Wood: How have the conversations about climate, just generally, changed since the COVID-19 outbreak began?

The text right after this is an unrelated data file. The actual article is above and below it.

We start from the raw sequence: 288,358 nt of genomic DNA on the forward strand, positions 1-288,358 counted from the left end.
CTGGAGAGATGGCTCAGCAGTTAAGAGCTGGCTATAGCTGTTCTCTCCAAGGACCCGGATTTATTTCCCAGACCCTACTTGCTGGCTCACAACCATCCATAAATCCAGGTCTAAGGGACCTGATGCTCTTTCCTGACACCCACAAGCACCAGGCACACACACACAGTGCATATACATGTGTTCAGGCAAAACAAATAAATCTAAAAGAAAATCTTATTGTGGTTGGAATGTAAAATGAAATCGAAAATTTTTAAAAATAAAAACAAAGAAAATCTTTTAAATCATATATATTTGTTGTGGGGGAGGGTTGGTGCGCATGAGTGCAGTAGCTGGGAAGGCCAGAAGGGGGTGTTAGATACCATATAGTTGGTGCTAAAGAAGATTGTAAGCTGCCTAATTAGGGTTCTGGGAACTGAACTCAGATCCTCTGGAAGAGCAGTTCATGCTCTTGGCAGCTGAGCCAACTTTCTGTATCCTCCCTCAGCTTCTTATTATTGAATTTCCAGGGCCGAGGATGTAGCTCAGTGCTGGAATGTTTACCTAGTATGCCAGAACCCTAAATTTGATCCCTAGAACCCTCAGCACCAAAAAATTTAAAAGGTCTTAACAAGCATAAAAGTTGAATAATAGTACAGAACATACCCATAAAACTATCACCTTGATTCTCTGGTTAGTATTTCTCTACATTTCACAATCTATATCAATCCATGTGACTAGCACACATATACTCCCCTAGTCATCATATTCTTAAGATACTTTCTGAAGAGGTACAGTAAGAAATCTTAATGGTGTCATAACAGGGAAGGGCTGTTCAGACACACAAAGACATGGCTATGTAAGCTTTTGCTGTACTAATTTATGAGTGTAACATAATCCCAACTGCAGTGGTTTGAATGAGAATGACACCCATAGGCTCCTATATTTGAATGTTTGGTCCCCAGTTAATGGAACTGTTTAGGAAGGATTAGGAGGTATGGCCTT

Mazzacurati: That’s interesting. When the outbreak started, I think a number of us in climate thought that climate would go on the back burner and we would go back a few years in terms of policy and integration of climate into financial and risk management processes. And we’ve actually seen the opposite, in that COVID-19 almost made the case that one should plan for unexpected scenarios, that things that risk managers warn about actually can happen. And when they happen, they’re very, very costly and very painful. And so we’ve seen a reengagement, almost, on the climate, as if COVID-19 had further reinforced the need for good risk management, for thinking outside the box in terms of what can happen, because so many things happened in the past year that nobody would have imagined. No one would have imagined all the planes grounded and people working from home for months on end, and everything that we’ve been and are still going through. So now when you look at climate, and you say, “Well, what happens if we stop using fossil fuel?” it’s not so crazy an idea anymore because we’ve seen that crazier things can happen, in a way. So there’s been that, and also, a little bit in the U.S., maybe more so in some other regions, we’re seeing the integration of climate embedded into discussions around recovery and economic recovery packages. So the green growth, this idea that if we’re going to reinvest a lot of money in the economy, we might as well do it in a way that is compatible with climate and the things that need to change, rather than continue to fund the same old practices.